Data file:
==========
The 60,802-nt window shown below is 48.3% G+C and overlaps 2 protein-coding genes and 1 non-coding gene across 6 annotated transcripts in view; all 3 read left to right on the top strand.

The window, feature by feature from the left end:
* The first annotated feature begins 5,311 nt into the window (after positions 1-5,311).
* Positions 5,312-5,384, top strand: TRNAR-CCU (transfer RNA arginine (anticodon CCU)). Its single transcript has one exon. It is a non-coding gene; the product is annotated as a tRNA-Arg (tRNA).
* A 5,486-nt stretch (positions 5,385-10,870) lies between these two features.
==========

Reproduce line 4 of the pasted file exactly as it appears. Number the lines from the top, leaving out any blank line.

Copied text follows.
* Positions 5,312-5,384, top strand: TRNAR-CCU (transfer RNA arginine (anticodon CCU)). Its single transcript has one exon. It is a non-coding gene; the product is annotated as a tRNA-Arg (tRNA).